You can’t visualize a great beginning on thin air. Make an outline on paper. Fill in the words. Write or type them out. Polish them a bit. Then edit the crap out of them. Sleep on it, or watch some TV. Then edit again. Rinse and repeat. Sometimes, what started as the beginning looks better somewhere in the middle, and another idea makes it to the top of your outline.


There are some great writers out there who have mastered the problem of great beginnings. Pick up any one of your favorite books and see what the author did right. Pick up a book you put down before and see the difference. Why did you like the first one and not the second? Make notes on what pulled you in, what put you off, and what kept you engaged. Done properly over time, this simple exercise should help you improve your own storytelling.

What are some of your techniques to craft that great beginning? Leave a comment.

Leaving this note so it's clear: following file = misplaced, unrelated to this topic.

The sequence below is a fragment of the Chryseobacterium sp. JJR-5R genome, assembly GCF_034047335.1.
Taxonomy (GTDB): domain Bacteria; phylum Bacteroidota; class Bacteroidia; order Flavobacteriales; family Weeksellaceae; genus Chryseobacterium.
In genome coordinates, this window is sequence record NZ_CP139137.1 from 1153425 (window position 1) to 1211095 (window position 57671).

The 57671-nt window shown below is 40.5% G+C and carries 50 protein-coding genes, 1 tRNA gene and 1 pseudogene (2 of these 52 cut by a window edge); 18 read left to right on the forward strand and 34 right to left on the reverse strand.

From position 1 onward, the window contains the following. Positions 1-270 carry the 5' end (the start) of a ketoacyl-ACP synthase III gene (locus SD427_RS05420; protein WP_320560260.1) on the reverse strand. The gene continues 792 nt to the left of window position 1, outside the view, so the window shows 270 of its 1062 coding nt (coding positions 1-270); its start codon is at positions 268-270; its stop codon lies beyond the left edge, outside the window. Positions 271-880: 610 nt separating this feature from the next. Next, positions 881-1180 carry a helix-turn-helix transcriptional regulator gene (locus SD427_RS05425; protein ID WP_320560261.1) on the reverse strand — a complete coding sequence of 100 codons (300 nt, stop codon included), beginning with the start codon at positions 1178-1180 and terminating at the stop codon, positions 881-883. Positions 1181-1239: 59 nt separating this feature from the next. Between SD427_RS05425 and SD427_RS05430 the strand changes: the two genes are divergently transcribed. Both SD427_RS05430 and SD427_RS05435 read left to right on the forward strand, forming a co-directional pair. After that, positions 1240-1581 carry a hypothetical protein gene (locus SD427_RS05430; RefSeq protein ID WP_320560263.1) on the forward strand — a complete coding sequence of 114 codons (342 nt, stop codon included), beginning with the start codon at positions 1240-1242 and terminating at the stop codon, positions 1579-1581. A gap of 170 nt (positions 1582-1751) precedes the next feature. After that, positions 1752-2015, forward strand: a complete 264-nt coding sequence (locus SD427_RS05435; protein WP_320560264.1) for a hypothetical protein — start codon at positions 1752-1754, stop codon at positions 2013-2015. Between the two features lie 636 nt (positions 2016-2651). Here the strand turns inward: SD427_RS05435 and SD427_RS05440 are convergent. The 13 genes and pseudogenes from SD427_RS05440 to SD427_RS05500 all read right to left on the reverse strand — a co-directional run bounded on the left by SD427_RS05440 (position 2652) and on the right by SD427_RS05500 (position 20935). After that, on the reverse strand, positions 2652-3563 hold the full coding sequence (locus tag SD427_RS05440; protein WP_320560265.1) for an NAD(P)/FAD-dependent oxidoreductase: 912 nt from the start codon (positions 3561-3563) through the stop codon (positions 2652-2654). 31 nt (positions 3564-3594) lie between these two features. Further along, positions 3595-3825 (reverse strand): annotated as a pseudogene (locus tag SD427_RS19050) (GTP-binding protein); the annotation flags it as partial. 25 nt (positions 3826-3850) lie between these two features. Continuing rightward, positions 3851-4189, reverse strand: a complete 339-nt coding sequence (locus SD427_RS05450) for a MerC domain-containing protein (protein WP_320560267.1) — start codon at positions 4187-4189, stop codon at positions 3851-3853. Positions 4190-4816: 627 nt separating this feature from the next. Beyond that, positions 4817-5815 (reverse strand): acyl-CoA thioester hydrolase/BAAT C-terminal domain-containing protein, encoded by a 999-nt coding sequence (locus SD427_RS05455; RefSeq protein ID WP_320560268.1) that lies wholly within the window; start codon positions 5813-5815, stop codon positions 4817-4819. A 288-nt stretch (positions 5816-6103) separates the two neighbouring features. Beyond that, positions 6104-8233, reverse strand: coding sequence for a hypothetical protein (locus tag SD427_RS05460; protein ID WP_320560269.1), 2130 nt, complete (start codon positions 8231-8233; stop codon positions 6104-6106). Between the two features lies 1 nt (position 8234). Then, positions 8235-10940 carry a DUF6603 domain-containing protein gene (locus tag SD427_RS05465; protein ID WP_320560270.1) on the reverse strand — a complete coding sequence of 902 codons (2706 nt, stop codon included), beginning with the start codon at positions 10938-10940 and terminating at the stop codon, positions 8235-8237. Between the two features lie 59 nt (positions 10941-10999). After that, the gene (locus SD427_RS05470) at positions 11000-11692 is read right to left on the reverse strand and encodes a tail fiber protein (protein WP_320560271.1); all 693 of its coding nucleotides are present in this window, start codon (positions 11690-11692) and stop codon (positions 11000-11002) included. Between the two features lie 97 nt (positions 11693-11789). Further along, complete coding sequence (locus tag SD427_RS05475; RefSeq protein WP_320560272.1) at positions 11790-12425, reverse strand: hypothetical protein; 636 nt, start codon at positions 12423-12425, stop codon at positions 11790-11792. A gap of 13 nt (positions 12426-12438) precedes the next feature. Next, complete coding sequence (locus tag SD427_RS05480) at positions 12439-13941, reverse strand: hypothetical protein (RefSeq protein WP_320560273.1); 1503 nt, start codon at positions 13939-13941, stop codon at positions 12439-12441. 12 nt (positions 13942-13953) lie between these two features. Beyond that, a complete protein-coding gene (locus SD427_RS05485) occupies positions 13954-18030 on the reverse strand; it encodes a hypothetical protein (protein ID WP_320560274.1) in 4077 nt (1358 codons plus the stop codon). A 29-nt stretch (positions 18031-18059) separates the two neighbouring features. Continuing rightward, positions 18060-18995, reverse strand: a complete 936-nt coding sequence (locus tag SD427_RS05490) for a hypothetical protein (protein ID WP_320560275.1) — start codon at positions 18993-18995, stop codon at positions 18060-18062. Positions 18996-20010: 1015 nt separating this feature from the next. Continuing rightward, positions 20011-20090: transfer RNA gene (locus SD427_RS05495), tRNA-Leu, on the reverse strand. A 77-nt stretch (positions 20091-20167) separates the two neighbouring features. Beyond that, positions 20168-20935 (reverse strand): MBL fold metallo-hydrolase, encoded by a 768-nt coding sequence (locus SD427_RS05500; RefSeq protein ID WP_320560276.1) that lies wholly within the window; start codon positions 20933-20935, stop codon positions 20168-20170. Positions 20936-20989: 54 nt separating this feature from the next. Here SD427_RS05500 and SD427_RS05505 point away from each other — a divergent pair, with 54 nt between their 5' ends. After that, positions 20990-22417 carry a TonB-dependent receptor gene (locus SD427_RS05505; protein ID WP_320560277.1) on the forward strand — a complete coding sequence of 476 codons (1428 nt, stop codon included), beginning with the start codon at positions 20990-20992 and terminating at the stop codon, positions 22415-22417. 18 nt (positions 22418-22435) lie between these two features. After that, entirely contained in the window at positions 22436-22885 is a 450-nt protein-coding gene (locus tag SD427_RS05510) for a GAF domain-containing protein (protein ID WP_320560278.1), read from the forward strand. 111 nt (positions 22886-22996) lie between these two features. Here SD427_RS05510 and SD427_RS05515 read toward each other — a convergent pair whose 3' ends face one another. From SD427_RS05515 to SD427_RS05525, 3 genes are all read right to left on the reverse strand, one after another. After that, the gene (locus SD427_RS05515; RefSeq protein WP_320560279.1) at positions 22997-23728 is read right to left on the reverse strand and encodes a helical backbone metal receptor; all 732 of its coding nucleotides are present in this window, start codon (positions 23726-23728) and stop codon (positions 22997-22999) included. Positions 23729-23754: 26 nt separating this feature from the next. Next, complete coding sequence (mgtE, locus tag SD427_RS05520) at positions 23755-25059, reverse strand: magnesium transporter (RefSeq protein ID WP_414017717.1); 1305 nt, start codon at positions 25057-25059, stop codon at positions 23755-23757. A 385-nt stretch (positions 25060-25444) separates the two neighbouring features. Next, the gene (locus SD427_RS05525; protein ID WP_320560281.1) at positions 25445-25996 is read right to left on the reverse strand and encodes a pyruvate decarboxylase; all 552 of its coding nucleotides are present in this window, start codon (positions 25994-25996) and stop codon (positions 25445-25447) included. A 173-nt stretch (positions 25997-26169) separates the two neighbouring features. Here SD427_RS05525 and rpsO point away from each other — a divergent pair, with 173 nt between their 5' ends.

4 thoughts on “Writing that perfect beginning”

  1. The first line of your story, book, poem, or any piece of writing is the most important. I totally agree. To get that great first line, brainstorming is a must for me. I take out a notebook and write the lines down by hand. I then put them down and take a break, letting the lines marinate in my head. After a while, a really good one pops up and instantly write it down. I believe the most important thing is to not rush the process.

  2. “Stories are born when our inherent creativity meets a general happening that we observe, experience or simply choose to believe in…” I never saw it this way. Thanks for sharing. By the way, it’s tough that there’s no ONE way to begin the start if the first part of the novel.

    1. In writing, it’s difficult to find one shoe that fits all. You’d be bored out of your mind reading stories that all start the same way. The idea is to keep it fresh and engaging enough for the reader to pick up the next paragraph. That’s all that matters.